Levi Andrew Noe
It starts with that destitute smell. There’s that cheap, starchy, over-fragranced Downy whiff from half a mile away. I picture that shitty snuggle bear in those commercials. I never wanted to snuggle him; I want to maim him, in a slow, serial-killer way. Then, I think to myself, what the fuck is wrong with you? It’s a Laundromat. And I start to wonder, what if I have a small sociopathic part of myself, like Dexter’s dark passenger?
I was on one of those head trips when I lugged my month’s worth of soiled garments to Positive Spin on a Monday. It was snowing, which didn’t help that Dickens-ish, poverty-stricken feeling that I get from those bedbug-blood-drenched-semen-stained machines. At least there weren’t many people there.
There was the usual lady with the mustache thicker than mine behind the counter. I said "hi," out of formality, and she mumbled something back without looking up from her worn Danielle Steele novel. There was a middle-aged guy who was skin and bones, apart from his distended potbelly. He looked like he had either just been released from a hospital or a halfway house. Reminded me of my dad. And across the Laundromat, an old lady with platinum-blonde hair, with what hair she had left. She had a dog in her lap. It was one of those fluffy little dogs that make you hate humans for playing God with nature, but you hate the little dog even more. I always want to feed those dogs to a larger, real dog or, even better, an alligator. It started yapping at me when I looked at it, must have known my thoughts. Who brings a fucking dog to a Laundromat?
I tossed in as many clothes as I could fit into the supersize washer, then filled up another. I’ve never understood the whole separating-your-laundry thing. It all ends up faded, pilly, threadbare in the end. I sat down, picked up whatever magazine was on the chair: Better Homes and Gardens. It didn’t matter. I only looked at the ads anyway, to torture myself with the things I’ll never have.
A man opened the door with his ass, lugging an artillery box across the tiled floor. Then, there was a sound like a stanchion dragged across a cold granite floor in an echoing museum. It gave me flashbacks to when I worked for an event company, setting up galas and shit for rich assholes; I know the sound well.
The guy was wearing army camo and the box seemed heavy enough to actually be full of artillery. Alarms went off in my head. There are so many crazy assholes in this world. I bet most of them use Laundromats. No one else seemed to notice. I pretended to be heavily invested in my magazine, but remained fixated on the box.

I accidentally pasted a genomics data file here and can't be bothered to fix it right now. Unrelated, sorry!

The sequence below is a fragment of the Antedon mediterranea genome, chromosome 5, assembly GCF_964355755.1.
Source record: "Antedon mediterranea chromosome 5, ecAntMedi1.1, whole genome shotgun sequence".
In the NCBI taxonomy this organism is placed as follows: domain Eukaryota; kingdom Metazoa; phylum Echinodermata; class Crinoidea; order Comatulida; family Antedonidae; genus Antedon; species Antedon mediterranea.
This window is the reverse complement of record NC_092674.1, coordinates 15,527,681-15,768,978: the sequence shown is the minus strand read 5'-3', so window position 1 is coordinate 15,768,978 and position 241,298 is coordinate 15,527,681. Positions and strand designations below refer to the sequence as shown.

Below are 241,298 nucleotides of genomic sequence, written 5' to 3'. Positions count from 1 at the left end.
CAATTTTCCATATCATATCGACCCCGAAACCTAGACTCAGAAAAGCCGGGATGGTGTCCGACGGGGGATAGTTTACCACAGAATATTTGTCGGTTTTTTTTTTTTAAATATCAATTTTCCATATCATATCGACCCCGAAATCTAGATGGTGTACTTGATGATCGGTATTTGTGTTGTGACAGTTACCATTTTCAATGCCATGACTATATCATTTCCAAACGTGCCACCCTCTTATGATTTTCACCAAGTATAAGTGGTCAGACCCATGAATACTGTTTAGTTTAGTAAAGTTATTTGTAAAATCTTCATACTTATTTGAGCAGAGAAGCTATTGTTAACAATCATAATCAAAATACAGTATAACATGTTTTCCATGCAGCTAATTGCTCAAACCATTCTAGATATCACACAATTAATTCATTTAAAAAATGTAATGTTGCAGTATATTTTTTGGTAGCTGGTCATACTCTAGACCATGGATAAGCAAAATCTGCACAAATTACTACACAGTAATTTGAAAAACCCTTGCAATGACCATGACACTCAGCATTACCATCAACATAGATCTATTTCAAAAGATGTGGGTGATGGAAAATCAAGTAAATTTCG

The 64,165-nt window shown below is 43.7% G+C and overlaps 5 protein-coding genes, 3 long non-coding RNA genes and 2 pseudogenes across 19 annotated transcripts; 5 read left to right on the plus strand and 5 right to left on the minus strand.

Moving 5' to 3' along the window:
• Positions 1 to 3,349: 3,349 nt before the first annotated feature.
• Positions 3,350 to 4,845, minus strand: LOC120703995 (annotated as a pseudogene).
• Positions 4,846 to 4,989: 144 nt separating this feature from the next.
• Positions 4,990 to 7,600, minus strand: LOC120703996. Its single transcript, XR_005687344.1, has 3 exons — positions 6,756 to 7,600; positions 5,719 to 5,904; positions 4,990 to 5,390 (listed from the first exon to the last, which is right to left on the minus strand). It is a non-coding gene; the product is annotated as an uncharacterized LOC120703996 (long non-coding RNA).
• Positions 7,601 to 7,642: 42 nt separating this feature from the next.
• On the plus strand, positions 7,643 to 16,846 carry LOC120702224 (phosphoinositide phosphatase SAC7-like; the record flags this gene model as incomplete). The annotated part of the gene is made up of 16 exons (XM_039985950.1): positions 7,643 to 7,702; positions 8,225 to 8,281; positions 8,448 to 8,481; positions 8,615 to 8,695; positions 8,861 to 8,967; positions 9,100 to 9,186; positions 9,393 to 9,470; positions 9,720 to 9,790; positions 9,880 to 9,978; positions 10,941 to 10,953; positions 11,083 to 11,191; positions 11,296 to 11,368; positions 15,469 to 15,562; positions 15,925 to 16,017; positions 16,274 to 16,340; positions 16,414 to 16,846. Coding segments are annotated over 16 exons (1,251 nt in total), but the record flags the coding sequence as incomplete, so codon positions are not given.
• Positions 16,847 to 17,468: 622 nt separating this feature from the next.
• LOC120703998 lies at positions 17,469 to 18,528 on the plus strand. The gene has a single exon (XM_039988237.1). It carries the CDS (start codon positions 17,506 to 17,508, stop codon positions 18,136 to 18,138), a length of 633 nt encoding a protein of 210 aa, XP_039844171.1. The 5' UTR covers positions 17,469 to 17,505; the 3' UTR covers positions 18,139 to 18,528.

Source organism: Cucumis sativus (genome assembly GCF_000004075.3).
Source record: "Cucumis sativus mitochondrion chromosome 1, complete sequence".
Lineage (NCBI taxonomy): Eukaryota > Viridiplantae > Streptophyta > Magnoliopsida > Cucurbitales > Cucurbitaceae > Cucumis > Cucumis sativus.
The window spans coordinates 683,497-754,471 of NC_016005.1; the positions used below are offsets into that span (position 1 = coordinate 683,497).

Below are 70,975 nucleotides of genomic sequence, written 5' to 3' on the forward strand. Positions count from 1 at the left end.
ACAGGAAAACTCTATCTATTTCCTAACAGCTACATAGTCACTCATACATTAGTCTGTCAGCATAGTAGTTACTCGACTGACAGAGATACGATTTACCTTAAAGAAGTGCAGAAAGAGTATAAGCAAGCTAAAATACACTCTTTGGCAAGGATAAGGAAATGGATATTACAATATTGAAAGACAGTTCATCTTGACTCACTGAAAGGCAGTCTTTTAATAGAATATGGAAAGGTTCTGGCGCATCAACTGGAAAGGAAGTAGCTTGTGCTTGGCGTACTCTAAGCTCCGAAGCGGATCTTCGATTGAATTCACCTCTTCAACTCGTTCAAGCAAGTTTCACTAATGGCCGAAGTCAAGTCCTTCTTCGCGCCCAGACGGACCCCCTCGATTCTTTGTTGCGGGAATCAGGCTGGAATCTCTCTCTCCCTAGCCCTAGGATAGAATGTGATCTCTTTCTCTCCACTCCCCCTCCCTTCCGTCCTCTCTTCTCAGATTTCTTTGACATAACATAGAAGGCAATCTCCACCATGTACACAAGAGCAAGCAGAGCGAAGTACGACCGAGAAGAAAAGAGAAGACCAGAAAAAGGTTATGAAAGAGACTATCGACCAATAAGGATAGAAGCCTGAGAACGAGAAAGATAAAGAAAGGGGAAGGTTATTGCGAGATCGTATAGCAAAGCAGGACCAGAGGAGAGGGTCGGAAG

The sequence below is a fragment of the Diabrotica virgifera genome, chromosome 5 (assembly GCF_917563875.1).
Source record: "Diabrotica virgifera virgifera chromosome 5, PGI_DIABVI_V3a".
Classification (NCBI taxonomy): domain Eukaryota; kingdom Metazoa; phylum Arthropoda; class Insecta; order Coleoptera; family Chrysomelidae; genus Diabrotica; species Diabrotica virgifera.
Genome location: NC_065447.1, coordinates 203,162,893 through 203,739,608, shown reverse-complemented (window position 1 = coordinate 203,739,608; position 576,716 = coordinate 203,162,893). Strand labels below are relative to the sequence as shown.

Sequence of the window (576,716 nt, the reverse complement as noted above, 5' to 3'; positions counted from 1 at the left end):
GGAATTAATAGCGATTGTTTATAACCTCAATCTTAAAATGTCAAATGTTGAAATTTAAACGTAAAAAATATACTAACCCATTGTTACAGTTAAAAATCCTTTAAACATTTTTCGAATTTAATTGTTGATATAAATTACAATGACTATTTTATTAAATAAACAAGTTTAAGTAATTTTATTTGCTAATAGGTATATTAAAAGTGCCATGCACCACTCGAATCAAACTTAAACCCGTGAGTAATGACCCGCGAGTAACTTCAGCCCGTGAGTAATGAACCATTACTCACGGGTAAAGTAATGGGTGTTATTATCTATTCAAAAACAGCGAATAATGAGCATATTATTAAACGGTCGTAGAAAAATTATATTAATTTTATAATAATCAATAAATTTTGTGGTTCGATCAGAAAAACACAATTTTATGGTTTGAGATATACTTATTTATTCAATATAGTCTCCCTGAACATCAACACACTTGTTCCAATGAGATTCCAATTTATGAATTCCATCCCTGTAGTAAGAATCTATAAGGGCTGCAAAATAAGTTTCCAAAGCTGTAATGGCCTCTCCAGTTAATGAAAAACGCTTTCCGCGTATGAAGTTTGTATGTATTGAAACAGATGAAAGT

He pulled out a few shirts, socks, pants. I watched him look around to see if anyone was watching. No one was, except me, and I was as covert as James fucking Bond. He started shoveling in what looked like gray dirt into the washing machine. With each shovelful, plumes of ashen clouds emerged. The crazy bastard was pouring in cement.
My immediate impulse was to shout and raise hell at this psycho. But I didn’t. And then I had to think about why I didn’t. Maybe this guy hated Laundromats as much as I did. Maybe he was protesting society and poverty and the 1% that led people to hellholes like Laundromats in the first place. I could have gone on speculating, but then he came and sat right next to me.
This was the last thing I expected. Worse, he started talking.
“Ya ever been on a mountaintop?”
His voice sounded like if a shark had grown lungs and learned English.
“Yeah, I have, but it’s been—” he didn’t let me finish.
“Ya can see fer miles and miles and the clouds look so close ya could scoop ‘em up. And the whole thing actually makes sense fer once. Not like this place,” he indicated the Laundromat and the human world, I assumed, “Nothin’ makes no goddamn sense here. Nothing!”
He spat. He actually hawked a rather large and phosphorescent loogie on the floor.
“It just keeps movin’! Keeps turnin’, keeps spinnin’!”
He got himself worked into a frenzy, waving his arms like a windmill. I thought he was going to break the detergent dispenser, or throw his shoulders out. But then he sunk back down, deflated.
“It jus’ gets too much fer a man.”
He sniffled and I thought he might cry. He looked away. I wanted to reach out and touch him, or at least pat his back. But I didn’t, obviously.
“Sometimes I jus’ have to make the spinnin’ stop.”
Was it crazy that he was actually making sense to me?
The washing machine started to groan and gasp and wheeze. He closed his eyes, steadied his breath, and went from Ted Bundy to Buddha like a goddamn angel was descending upon him.
There was a shuddering, lurching clank. And, finally, a steady clunking creak like the ticking of a washing machine time bomb.
The man knew his cue. From Bundy to Buddha to Harrison Ford in The Fugitive, he leapt to his feet and dragged the artillery box back the way he came.
The chaos, clamor, and yapping that followed seemed to occur in another world to another person. Floating through the smoke and screams and accusations, I picked up my sopping clothes and went home. And, after four years of silence, I called my father.
Levi Andrew Noe was born and raised in Denver, CO. He is a writer, wanderer, yogi, entrepreneur, and amateur oneironaut. His flash fiction collection Rain Check was published in August 2016 from Truth Serum Press. His flash fiction, short stories, creative non-fiction and works of poetry can be found in Connotation Press, Boston Literary Magazine, Bartleby Snopes, and Literary Orphans,among many others. Levi is the editor-in-chief and founder of the podcast Rocky Mountain Revival Audio Art Journal.